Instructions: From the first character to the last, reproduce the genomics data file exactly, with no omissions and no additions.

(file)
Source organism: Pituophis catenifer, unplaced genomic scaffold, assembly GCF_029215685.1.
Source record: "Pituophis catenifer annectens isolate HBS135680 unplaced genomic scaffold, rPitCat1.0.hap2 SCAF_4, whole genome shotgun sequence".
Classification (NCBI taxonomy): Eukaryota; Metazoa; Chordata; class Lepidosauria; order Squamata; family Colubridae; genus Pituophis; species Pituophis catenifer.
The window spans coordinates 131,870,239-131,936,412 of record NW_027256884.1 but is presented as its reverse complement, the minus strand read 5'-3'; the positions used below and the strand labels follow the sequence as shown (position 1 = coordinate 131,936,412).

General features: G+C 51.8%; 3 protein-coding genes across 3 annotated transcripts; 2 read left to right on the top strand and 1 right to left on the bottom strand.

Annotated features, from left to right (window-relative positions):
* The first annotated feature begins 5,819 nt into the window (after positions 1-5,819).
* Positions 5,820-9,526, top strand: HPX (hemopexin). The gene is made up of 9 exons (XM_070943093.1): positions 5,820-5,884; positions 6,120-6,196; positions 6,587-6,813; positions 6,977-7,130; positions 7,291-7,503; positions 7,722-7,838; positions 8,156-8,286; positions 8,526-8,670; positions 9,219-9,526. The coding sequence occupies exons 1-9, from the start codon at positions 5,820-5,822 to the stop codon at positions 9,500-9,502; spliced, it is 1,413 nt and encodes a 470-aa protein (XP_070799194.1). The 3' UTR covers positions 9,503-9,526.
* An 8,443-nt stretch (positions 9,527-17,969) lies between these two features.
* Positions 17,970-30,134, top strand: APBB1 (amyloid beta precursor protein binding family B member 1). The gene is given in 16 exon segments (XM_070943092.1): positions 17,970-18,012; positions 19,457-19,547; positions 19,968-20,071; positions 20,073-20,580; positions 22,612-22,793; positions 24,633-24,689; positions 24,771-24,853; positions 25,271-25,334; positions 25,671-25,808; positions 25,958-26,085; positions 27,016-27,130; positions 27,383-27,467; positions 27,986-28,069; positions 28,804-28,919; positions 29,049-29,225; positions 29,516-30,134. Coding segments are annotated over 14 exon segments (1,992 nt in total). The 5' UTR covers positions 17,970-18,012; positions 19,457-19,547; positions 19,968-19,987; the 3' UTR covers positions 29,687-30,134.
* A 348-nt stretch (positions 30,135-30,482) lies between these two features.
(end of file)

Source organism: Pituophis catenifer, unplaced genomic scaffold, assembly GCF_029215685.1.
Source record: "Pituophis catenifer annectens isolate HBS135680 unplaced genomic scaffold, rPitCat1.0.hap2 SCAF_4, whole genome shotgun sequence".
Classification (NCBI taxonomy): Eukaryota; Metazoa; Chordata; class Lepidosauria; order Squamata; family Colubridae; genus Pituophis; species Pituophis catenifer.
The window spans coordinates 131,870,239-131,936,412 of record NW_027256884.1 but is presented as its reverse complement, the minus strand read 5'-3'; the positions used below and the strand labels follow the sequence as shown (position 1 = coordinate 131,936,412).

General features: G+C 51.8%; 3 protein-coding genes across 3 annotated transcripts; 2 read left to right on the top strand and 1 right to left on the bottom strand.

Annotated features, from left to right (window-relative positions):
* The first annotated feature begins 5,819 nt into the window (after positions 1-5,819).
* Positions 5,820-9,526, top strand: HPX (hemopexin). The gene is made up of 9 exons (XM_070943093.1): positions 5,820-5,884; positions 6,120-6,196; positions 6,587-6,813; positions 6,977-7,130; positions 7,291-7,503; positions 7,722-7,838; positions 8,156-8,286; positions 8,526-8,670; positions 9,219-9,526. The coding sequence occupies exons 1-9, from the start codon at positions 5,820-5,822 to the stop codon at positions 9,500-9,502; spliced, it is 1,413 nt and encodes a 470-aa protein (XP_070799194.1). The 3' UTR covers positions 9,503-9,526.
* An 8,443-nt stretch (positions 9,527-17,969) lies between these two features.
* Positions 17,970-30,134, top strand: APBB1 (amyloid beta precursor protein binding family B member 1). The gene is given in 16 exon segments (XM_070943092.1): positions 17,970-18,012; positions 19,457-19,547; positions 19,968-20,071; positions 20,073-20,580; positions 22,612-22,793; positions 24,633-24,689; positions 24,771-24,853; positions 25,271-25,334; positions 25,671-25,808; positions 25,958-26,085; positions 27,016-27,130; positions 27,383-27,467; positions 27,986-28,069; positions 28,804-28,919; positions 29,049-29,225; positions 29,516-30,134. Coding segments are annotated over 14 exon segments (1,992 nt in total). The 5' UTR covers positions 17,970-18,012; positions 19,457-19,547; positions 19,968-19,987; the 3' UTR covers positions 29,687-30,134.
* A 348-nt stretch (positions 30,135-30,482) lies between these two features.